Pete and I chewed over some of these matters on this audio clip, leaving us to despair at the poverty of the debate.
For a long while, I've been worried by the prospect of Article 50 negotiations that might fail, precipitating us into a disastrous "WTO option", almost by accident. But now, it looks equally possible that we could end up talking ourselves out of Brexit, simply because we've been unable to come up with a credible way of leaving.
The one hope we have is that we're only hearing white noise, and we'll not get any real politics until after the party conferences. But, unless by then the various actors are able to up their games, individually and collectively, there is not so much room for concern as good cause for screaming panic, with us rushing for the nearest exit. And that one doesn't get us out of the EU.
Sadly, though, nothing coming out of Whitehall gives us any confidence that we're going to see much improvement, in which case we need to be reserving places in the queue for that emergency exit. Before that, the greater peril might be that the sheer tedium of the debate will drive us to distraction. If we're going to get anywhere at all, something has to break.
Thursday 18 August 2016
Having for so many years
been discussing the complexity of leaving the EU, it is intriguing now to see so many pundits doing the same thing - albeit for entirely different reasons.
One of the latest offerings comes from Ben Wright of the Telegraph although such is grip of media coprophagia that we are seeing something remarkably the similar from Jennifer Rankin in the Guardian.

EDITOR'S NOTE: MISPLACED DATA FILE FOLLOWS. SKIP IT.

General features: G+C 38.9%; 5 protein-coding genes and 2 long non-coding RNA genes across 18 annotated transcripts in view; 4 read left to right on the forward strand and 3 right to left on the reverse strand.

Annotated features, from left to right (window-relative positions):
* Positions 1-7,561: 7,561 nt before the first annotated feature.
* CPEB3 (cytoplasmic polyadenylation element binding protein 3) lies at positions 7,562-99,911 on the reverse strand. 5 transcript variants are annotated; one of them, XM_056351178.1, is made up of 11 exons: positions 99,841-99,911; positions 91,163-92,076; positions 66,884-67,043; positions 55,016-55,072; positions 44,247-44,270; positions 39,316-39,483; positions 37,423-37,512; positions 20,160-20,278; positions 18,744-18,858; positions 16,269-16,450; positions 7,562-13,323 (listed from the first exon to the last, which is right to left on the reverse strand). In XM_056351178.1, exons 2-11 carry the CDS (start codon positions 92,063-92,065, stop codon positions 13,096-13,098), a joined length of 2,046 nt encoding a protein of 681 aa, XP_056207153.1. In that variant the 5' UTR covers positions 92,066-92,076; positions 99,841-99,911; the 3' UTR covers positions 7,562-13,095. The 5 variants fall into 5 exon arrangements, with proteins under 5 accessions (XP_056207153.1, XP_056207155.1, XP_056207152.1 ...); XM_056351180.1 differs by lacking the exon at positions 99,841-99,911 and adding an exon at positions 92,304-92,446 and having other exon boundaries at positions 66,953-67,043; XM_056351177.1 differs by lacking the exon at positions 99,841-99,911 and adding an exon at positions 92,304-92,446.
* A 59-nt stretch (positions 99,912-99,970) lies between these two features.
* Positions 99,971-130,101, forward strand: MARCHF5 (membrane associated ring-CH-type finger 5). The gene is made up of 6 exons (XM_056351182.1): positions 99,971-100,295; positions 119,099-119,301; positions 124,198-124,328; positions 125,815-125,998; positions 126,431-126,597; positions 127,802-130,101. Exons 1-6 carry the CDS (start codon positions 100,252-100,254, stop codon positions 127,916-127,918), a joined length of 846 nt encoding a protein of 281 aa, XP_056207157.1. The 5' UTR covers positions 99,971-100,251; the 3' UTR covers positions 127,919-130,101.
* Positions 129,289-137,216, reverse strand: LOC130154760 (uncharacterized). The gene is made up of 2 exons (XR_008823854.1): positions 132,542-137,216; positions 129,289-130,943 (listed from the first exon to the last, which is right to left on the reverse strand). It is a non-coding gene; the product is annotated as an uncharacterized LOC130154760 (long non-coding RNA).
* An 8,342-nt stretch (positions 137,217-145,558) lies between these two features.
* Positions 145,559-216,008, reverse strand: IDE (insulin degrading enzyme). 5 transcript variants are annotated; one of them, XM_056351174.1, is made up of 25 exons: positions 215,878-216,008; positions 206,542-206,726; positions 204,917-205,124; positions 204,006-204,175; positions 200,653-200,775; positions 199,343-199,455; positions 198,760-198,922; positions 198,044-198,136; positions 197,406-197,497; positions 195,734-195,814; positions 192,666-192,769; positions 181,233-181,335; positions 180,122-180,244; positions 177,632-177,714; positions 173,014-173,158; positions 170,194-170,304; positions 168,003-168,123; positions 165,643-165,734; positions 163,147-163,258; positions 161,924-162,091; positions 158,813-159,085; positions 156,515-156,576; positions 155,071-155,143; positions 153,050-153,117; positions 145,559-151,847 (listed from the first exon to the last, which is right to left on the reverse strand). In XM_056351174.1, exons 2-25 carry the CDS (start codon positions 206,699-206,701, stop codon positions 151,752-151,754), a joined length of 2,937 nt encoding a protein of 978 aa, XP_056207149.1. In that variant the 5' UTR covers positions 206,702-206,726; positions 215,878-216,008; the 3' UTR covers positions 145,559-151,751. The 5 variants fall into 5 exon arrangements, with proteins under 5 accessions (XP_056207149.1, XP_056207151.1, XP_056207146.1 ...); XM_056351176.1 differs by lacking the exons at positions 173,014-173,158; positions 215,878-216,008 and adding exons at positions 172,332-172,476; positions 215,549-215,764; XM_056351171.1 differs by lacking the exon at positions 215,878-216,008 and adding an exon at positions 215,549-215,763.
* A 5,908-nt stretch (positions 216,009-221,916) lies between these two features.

By some strange coincidence, at the heart of their gripe is a tale of woe originated by Charles Grant published at the end of July by his Centre for European Reform. This followed on from an intervention prior to the referendum by WTO director-general, Roberto Azevêdo , who warned that talks over regularising the UK position with the WTO could be "long and difficult".
What emerges from this, which is gaining a great deal of traction, is the problematic relationship with the WTO, and the need to agree what are known as "schedules" of tariffs, quotas, subsidies and other concessions on market access with the WTO.
Currently, these "schedules" are held by the EU, so that the UK must negotiate with both the EU and the WTO as to its new national levels. And, with not a little glee, Grant recounts how negotiations could be stalled if, for example, Argentina or Russia wanted to create difficulties.
Any one country could block the British schedules, in theory making it extremely difficult for the UK to normalise its WTO membership within the two years of the Article 50 negotiations. Wright lovingly dwells on this, as does Rankin, presenting this as yet another complication to add to all the other complications that Mr Grant has dreamed up for us.
The potential problems are explored in more detail by former WTO press officer Peter Ungphakorn who has attracted many plaudits for his analyses and his suggestions for resolving the issues which could arise. What is remarkable, however, is that so much is being made of what is actually a non-problem, of one of such small significance that it deserves only limited attention.